My morning routine every day, leaving out those activities involving hygiene and bodily functions, starts by turning on the monitor of my desktop computer. (The computer itself always stays on, but I may change this. I often get up at all times of the night and want the computer to be instantly ready to go. I could at least unplug the router while it is not being used.)
My first action is to check the weather—the universal fascination of the elderly. I do it mainly to decide whether or not to raise the American flag over my garage. (I take the flag down at night, but I am not going out in the rain to do so.) I click on the Microsoft weather icon in the taskbar (On Windows 10, the icon looks like the sun; the taskbar is that ribbon of icons at the bottom of the screen; our whole lives will someday be reduced to an icon), and I get the current conditions and an hourly forecast for the day ahead. Also, with one click I can switch to a time-lapse weather map, or to a forecast of the weather in Pensacola, FL, where my son lives (and where the popular sister-and-brother twins Bruce and Ed Bishop transferred from). By digging down, I can find all I want about the weather, particularly the time-lapse radar map, on that one site. You may prefer another weather site, but this one answers my needs.
The Microsoft weather site also gives some interesting historical data. Today, for example, it says “In the past 30 years, it rained 21 out of 30 times on this day.” This is typical for this time of year. The site also gives the record rainfall and the average rainfall for the current day, as well as the record and average high and low temperatures, all interesting, but of little need.
(Microsoft used to have poor weather forecasts, but they are much better now.)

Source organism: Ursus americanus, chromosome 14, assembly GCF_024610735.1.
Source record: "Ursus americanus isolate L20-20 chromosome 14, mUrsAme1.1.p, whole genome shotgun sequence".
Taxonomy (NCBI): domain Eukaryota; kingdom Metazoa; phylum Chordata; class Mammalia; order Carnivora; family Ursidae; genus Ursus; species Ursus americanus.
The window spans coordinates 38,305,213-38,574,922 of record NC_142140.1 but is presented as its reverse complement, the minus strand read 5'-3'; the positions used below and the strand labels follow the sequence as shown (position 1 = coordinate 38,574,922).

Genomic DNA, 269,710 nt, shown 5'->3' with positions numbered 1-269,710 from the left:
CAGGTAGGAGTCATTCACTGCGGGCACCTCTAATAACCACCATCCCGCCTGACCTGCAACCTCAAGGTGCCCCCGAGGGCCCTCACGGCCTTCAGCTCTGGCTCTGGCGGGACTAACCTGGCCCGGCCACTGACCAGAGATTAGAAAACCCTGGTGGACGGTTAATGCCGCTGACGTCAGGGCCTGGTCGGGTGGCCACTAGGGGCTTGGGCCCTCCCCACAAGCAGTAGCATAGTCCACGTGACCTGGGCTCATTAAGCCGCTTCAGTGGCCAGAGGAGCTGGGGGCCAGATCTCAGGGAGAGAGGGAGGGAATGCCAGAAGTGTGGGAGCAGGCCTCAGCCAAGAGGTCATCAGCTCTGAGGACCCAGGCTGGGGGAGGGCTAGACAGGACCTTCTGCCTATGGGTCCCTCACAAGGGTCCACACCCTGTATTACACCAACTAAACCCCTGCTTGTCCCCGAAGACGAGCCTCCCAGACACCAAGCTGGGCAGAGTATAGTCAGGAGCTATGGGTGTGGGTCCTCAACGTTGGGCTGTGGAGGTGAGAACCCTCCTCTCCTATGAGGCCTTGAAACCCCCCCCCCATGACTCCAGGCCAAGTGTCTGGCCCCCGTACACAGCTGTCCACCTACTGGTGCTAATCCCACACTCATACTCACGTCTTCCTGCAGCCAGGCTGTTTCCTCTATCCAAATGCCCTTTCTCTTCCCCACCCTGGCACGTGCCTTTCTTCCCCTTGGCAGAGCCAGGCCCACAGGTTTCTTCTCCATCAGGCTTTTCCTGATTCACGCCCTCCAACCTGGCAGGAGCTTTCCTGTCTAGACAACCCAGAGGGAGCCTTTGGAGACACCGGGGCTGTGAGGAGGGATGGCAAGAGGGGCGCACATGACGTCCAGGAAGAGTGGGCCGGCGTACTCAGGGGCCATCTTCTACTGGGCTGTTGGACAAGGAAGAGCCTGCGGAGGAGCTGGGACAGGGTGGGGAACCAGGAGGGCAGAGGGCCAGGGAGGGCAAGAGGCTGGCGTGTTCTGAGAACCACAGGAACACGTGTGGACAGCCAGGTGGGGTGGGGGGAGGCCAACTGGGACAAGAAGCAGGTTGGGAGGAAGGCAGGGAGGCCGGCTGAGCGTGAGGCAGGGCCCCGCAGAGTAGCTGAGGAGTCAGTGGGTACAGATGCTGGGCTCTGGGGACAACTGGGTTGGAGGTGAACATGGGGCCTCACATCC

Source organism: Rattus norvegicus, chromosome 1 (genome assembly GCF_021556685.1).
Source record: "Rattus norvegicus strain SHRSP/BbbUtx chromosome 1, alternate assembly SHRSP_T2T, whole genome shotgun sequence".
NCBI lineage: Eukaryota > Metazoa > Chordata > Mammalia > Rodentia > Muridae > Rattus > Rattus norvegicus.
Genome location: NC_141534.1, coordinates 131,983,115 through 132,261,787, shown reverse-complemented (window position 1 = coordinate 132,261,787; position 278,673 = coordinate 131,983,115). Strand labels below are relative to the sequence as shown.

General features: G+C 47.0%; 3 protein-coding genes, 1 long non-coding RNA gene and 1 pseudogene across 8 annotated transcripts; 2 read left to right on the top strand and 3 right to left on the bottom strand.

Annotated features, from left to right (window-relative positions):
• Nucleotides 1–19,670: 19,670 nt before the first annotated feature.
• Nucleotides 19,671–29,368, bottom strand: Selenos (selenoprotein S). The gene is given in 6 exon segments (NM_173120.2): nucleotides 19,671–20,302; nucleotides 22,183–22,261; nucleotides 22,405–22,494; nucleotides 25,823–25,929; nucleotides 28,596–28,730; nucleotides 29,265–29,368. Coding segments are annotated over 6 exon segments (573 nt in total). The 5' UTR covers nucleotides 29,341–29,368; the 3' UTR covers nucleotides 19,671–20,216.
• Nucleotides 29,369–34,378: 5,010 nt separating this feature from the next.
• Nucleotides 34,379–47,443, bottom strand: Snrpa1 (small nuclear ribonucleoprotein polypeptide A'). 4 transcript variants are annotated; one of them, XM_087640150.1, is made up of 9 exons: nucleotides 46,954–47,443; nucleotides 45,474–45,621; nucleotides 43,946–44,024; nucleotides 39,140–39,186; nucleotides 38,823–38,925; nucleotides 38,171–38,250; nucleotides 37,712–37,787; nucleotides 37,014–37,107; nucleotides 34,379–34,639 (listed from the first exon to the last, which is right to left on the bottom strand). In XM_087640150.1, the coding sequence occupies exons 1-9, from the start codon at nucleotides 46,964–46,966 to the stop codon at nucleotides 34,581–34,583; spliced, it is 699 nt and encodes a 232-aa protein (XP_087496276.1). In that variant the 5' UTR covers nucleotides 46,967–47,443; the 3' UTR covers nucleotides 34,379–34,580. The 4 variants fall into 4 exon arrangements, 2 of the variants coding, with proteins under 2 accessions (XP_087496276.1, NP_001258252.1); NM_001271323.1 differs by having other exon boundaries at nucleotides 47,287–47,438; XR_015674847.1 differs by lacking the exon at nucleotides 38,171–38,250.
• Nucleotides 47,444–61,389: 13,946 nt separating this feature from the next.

Once I know all I want to know about the weather, I click on their Edge browser icon (a big, blue lower-case “e,” that shows me my email. From there I click on the Edge’s home icon (a little house) and read the major news items of the day. I discontinued our local newspaper and Wall Street Journal that doubled in price. I sympathize with the plight of printed newspapers, but their problem is too big for me to solve with an expensive subscription. But now I no longer have stacks of old newspapers to clean up spills or to pad packages.
Both icons for the weather and Edge came preinstalled on the taskbar. I did not have to put them there, but I can take them off if I want to.
So, at the beginning of every day, I have checked the weather, checked my email, and read the national news, and am ready to begin my activities. (I occasionally go into more detail on the news by visiting other websites, such as the Philadelphia Inquirer’s, and I check for new email throughout the day. By noon, information on you blog readers begins to trickle in. There are no names of who is reading, but a hodge-podge of miscellaneous information, such as how many visitors there have been that day and the country they connected from (the Far East connects first, then Europe, then the US, Canada, and South America). If I wanted to know more, if I was running an Internet business, a paid third party could tell me the length of time a visitor spent on each page (but not who they were. For me, it would just be to satisfy my idle curiosity, and I don’t pay for that.)